How to Dress for a Summer Wedding

Weddings are as synonymous with summer as words like “beach” and “barbecue.” So chances are you’ll find yourself at the inevitable wedding this season. Dressing for weddings can always be a little confusing, I mean the invitation doesn’t always explicitly state what you should wear. A good way to be ahead of any wedding season conundrums is to invest in a quality suit. Choose a classic color (black, gray, navy) or, for those that have an affinity for suiting, pick up something season specific like a khaki or royal blue. Whatever you land on, you can use the pieces of the suit together or break it up depending on what type of wedding you’re attending.

Casual weddings allow you the most leeway when getting dressed. You pretty much have free reign over what you want to wear and you have a real opportunity to get creative. Now this doesn’t mean you can show up to someone’s nuptials in shorts unless you’re a sartorial savant like Pharrell. Keep in mind that no matter how casual the event, you want to come off as a modern-day gentleman and you’re still attending a special day in someone’s life (this means if you are going the shorts route, at least wear the matching suit jacket). Include at least one formal element. Stick to a dress chino or suiting trouser—they echo the importance of the day. Step outside the box with the rest of the pieces. Throw on a print or chambray utility shirt. Add a fun linen or cotton tie. Opt for a sneaker as opposed to a dress shoe. Have fun but remember to keep the couple whose wedding you’re attending in mind and create your look accordingly. When in doubt always go more formal. It’s always better to stand out for being overdressed as opposed to underdressed.

Informal weddings can literally mean anything. This category is probably the most prevalent and also has the opportunity to be the most confusing. Depending on the couple and the venue this could mean a full blown suit, but it could also mean just a nice trouser, shirt and tie. You’ve got to make the call but I would recommend at minimum a suiting trouser and a button up. As for the tie, opt for something fun like a polka dot or a floral print. Try throwing on a vest, one that matches your pants if it’s leaning to the formal side of things, one that coordinates but doesn’t necessarily match for a more casual event. Between the tie and your vest at least you’ll look like you know what you’re doing. When in doubt make other guests question their own style choices. That’s always on trend.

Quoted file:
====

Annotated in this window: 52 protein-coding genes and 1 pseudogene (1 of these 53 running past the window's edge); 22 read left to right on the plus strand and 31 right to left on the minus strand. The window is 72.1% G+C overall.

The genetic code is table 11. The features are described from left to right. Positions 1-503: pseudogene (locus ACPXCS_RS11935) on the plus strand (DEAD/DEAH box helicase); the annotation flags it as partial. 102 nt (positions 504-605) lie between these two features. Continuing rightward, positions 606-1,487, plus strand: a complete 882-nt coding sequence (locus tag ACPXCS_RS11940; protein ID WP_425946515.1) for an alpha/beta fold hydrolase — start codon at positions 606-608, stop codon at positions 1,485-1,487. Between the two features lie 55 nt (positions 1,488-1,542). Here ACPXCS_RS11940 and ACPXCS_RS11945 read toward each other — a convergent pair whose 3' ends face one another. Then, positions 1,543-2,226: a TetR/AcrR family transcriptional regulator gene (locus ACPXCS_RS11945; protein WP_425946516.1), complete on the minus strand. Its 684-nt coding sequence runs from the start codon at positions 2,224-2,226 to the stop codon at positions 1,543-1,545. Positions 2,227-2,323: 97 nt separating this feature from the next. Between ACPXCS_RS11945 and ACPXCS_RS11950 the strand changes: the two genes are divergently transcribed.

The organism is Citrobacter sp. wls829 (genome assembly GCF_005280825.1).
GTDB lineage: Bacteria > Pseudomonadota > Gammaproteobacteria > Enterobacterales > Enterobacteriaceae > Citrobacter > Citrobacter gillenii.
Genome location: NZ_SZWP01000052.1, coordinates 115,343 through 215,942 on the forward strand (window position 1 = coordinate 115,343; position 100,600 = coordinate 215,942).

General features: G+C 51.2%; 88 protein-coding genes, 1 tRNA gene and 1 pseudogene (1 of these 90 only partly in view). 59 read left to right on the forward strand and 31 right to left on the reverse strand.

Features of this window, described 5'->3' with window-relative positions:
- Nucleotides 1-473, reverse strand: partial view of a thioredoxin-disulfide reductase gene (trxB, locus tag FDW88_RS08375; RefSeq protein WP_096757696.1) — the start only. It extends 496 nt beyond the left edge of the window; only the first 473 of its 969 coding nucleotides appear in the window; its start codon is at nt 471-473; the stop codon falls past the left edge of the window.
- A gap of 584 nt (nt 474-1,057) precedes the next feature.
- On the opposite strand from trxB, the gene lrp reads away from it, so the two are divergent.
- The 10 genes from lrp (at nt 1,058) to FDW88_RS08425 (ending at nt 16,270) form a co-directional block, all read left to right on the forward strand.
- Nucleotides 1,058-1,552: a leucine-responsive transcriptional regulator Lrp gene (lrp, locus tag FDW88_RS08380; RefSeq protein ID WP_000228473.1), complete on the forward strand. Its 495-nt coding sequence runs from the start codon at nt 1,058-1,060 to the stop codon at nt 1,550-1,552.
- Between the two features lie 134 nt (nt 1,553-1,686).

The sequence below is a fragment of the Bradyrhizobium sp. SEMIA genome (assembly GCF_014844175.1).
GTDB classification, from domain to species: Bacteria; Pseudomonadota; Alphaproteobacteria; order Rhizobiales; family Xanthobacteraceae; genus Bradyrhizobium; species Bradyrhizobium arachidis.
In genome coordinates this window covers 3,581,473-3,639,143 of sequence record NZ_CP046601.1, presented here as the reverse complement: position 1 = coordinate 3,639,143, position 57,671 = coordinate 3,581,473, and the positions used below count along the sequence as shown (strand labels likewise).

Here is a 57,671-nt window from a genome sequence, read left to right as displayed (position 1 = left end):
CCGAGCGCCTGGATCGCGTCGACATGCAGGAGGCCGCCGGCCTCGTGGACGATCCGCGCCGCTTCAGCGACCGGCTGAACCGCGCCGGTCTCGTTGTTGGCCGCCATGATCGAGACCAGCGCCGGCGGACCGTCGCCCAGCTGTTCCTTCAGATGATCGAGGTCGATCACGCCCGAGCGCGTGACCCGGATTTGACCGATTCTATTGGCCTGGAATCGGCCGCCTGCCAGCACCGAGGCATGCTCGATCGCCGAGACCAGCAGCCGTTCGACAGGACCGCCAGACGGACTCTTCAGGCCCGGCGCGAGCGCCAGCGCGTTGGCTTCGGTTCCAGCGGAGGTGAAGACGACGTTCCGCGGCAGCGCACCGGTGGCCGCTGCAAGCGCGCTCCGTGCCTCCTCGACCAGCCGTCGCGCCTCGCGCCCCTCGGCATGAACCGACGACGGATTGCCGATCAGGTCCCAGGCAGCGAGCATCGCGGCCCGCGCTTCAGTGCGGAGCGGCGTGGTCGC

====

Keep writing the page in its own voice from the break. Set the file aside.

Black tie affairs used to be easy to discern what the dress code meant. I mean it says to wear a black tie right in the label. But my, how the times have changed. A black tie wedding can mean just as many things as an informal wedding. As ties and more formal attire have made a resurgence in everyday wear, black tie has rebelled and become more casual (if that makes any sense). Now this is not to say that you should wear a pair of Jack Purcell sneakers to an over the top formal wedding. Be appropriate and know when a situation calls for a tuxedo. However, if the opportunity to get creative avails itself in a black tie situation I’m completely on board with trying something out of the box. I say at the very least a black tie event calls for a suit. But try getting rid of the tie. Add a lapel pin instead and make it the star of the show. Or try a suiting pant and a shawl collar tuxedo jacket. If you feel ready for it, by all means get creative. If you want to play it safe, go with a tuxedo. If it’s good enough for Bond, it’s good enough for you.


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